hoffmannjames | 29 juli 2017

shivshah43 | July 29, 2017
Sorry if this is a dumb question, but what is the difference between "Enhanced Auto Pilot" and "Self Driving Capability"? I was under the impression that EAP pretty much meant that the car can drive itself.

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"Enhanced auto pilot" is limited self-driving. It can control the speed of the car, automatically slowing down and speeding up with traffic, and steer automatically to stay in the lane. Think of it like advanced adaptive cruise control. It can self drive when you are just cruising down the highway for example as the car will automatically keep you in the lane and keep you at a safe distance from the car in front. But it cannot turn onto a different road at an intersection or stop at a stop sign or a red light. This option is available now and works pretty well.

"self driving capability" will be even better than "enhanced auto pilot" as it will truly be fully self-driving. You will simply tell the car where to go and it will take you there on its own, without any human intervention. So the car will be able to automatically navigate different roads and obey all traffic laws. This option is not available yet but Tesla hopes to get there at some point.

ddaveer | 29 juli 2017

I think you have to look at paying less for it when the car's produced as a reward instead of the increased price of after-market activation as a punishment. Tessa's doing fine, but it still needs a lot of cash and if it can incentivize ppl to hand over cash now instead of paying more later, it should do so.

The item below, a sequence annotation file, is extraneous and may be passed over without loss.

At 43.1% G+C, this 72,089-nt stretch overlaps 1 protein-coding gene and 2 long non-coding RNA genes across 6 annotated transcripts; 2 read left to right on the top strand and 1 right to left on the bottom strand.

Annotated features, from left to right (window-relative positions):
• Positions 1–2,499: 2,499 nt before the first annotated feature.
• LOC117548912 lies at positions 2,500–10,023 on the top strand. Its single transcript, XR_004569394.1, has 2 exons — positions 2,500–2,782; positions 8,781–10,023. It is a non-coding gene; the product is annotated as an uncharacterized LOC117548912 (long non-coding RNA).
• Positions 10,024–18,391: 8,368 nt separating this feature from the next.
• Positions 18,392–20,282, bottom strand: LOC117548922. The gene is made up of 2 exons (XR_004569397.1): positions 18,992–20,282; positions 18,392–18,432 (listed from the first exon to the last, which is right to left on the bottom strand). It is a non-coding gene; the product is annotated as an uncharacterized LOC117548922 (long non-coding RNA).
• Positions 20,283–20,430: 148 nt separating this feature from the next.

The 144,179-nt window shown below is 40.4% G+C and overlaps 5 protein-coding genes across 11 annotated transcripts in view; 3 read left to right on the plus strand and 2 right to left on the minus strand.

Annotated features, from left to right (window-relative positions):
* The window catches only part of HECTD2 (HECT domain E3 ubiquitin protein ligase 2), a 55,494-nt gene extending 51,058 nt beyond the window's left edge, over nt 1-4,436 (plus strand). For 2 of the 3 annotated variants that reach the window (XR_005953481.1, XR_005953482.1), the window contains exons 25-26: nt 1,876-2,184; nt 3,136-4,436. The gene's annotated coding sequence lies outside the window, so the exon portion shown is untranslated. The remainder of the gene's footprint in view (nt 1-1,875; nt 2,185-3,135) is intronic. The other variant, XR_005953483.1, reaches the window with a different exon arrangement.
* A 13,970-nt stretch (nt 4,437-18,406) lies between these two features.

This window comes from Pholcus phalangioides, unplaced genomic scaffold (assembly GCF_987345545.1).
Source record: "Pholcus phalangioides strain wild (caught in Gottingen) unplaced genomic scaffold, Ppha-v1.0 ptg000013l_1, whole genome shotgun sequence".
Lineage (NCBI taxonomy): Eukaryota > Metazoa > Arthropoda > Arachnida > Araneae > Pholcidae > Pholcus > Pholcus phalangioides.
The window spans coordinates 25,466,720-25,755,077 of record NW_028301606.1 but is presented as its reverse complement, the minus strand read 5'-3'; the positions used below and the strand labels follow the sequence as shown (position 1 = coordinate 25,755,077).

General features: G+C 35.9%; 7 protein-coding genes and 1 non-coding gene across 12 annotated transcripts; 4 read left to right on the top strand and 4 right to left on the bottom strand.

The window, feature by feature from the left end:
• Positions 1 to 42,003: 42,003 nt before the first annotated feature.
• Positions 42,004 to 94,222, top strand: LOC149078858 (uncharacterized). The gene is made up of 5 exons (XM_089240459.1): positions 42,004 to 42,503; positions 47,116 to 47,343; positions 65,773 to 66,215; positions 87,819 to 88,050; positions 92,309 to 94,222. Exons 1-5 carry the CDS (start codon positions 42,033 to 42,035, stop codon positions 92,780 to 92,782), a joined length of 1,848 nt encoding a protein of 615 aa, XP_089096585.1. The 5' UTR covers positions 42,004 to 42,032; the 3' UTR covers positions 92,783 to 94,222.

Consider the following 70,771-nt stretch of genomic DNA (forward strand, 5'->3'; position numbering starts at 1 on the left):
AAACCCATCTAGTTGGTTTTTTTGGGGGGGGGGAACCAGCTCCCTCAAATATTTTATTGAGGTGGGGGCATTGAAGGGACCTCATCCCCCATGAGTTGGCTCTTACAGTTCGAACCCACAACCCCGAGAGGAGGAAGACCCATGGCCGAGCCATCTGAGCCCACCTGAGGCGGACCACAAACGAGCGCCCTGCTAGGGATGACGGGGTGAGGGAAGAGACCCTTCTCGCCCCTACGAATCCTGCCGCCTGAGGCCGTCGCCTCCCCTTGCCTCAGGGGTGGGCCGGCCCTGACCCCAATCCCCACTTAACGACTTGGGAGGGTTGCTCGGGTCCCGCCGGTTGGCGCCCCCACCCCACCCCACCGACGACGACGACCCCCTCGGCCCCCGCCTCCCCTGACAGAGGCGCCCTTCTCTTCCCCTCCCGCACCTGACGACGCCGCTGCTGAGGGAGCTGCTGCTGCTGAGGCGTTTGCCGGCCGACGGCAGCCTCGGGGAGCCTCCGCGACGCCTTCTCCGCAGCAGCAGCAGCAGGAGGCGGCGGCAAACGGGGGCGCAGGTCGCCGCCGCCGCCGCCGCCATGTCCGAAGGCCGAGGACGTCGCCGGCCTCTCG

Similarly, when Sirius satellite radio was in the early days, they offered a lifetime subscription for $500. 12 years later, I still have Sirius, and have never given them another dime.

ReD eXiLe ms us | 29 juli 2017

To me, the expense of FSD is just like the cost of an extended service agreement -- I would consider it a donation to the cause for Tesla.

drbob | 29 juli 2017

I think the question comes down to whet FSD is released. If it is within 4-8 months, OK but if it is two years away and you're only keeping the car for 3 I'd have to question the value.

Same occurred when I bought my Model S in Dec, 2014. I paid $2500 for the auto drive but it wasn't released until months later but well within a reasonable time in my opinion.

I suspect FSD will take longer or maybe they'll release piecemeal over time. Basically your paying for the privilege to beta test, which for me is part of the fun of having a Tesla :-)

gwolnik | 29 juli 2017

In California, the annual license renewal is based on your original purchase price. So if you buy it later, you might pay more for the software upgrade options, but you save on the registration cost each year. The sales tax will be higher if you wait, but that is only paid once, while the annual registration is each year. It becomes less each year, down to zero at 10 years. Also factor in the time value of money. I'll let someone else do the actual math to figure out how long to wait to come out ahead for waiting, if ever.